My feature on contingent deferred annuities portrays a generally positive future for these newfangled insurance products, one that could yield a significant revenue stream for fee-based investment advisors. Financial professionals would be wise, however, to consider some caveats before investing much time and resources in this nascent market.
Let’s start with a big one. The CDA—a guaranteed minimum withdrawal benefit that offers principal protection and the assurance of a lifetime income stream—is, depending on the contract, potentially no match in bear markets for another popular rider that can only be offered with variable annuities: the guaranteed minimum income benefit.
Why might be a GMIB be superior to the GMWB? To use an example cited by Herb Daroff, a partner at Baystate Financial Partners in Boston, consider a hypothetical 54-year-old client with an initial investment of $100,000 in May 2001, when the Dow Jones Industrial Average reached the 14,000 mark, a high that it has not since attained. With a GMWB rider, the now retired client would be assured in 2013 of an income stream totaling $100,000, despite market troughs in the intervening years.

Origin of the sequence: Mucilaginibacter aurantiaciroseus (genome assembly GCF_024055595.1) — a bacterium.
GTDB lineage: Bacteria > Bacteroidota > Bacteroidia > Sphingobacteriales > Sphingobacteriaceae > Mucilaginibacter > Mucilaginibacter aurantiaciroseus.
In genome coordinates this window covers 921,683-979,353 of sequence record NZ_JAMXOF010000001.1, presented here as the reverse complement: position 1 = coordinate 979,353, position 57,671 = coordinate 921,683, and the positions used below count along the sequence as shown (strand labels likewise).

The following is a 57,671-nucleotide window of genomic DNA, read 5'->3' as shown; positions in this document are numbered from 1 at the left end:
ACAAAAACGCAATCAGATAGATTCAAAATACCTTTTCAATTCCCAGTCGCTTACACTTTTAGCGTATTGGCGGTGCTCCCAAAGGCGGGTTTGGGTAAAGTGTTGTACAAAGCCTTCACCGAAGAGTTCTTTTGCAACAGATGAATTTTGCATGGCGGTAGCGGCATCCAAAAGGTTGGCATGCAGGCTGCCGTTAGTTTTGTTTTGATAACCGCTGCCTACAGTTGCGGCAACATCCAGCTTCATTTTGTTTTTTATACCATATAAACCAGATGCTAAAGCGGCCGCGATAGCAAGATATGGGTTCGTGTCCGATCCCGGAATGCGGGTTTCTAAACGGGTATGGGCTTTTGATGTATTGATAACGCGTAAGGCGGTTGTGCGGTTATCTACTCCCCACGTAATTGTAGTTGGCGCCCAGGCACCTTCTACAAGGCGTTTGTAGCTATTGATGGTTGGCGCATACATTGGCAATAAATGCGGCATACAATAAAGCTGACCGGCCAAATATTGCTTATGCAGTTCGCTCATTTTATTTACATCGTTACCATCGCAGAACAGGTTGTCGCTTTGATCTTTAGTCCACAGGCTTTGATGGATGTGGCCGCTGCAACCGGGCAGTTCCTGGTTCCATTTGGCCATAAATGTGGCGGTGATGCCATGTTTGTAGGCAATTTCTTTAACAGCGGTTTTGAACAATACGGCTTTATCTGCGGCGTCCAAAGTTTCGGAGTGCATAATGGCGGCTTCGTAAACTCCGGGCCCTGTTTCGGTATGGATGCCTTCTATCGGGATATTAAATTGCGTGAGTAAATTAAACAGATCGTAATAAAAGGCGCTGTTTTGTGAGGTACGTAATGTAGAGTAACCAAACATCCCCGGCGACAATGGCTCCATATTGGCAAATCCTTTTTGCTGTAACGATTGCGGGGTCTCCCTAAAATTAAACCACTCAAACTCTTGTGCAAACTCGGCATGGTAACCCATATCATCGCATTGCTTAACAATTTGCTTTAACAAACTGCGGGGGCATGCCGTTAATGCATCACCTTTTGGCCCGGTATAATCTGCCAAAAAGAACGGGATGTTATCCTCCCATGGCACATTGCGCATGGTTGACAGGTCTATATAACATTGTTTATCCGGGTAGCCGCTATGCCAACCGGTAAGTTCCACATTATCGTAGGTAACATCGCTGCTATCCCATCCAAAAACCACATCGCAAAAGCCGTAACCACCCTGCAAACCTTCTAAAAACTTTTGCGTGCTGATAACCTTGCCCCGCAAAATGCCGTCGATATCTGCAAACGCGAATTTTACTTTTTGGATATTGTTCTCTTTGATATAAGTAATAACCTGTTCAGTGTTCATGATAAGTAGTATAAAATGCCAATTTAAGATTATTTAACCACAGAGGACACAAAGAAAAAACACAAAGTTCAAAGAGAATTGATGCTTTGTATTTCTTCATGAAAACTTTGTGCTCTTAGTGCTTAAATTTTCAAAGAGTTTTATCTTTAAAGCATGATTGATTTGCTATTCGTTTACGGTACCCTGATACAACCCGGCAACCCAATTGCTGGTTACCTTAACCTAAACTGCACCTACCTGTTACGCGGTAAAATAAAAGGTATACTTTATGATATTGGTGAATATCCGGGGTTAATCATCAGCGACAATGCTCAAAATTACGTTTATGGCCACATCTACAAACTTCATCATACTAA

But if the same client were to pay an additional fee in 2001 for a GMIB rider offering a guaranteed 6% payout, compounded annually, then the accumulated value will be significantly greater. Given the rule of 72—the number of years required to double one’s money at a given interest rate—the investment would by 2013 have doubled to $200,000 (72/6 = 12 years).
The client may thus decide that a GMIB rider on a VA is a better deal than a CDA, even if the VA comes at a higher expense. Only in bull markets, when both a CDA and the VA enjoy gains equally, would the lower-cost CDA be superior, notes Daroff.
Performance relative to the VA aside, there’s another reason to counsel caution in projecting CDAs’ growth potential: market-strangling regulation. As I note in my feature, the National Association of Insurance Commissioners ruled in March that CDAs qualify as hybrid insurance products, but has charged a subcommittee with determining the appropriate capital reserve requirements for the products.
Moshe Milevsky, a professor of finance for the Schulich School of Business at York University in Toronto, warns that if the NAIC imposes excessive reserve requirements, it could kill off CDAs.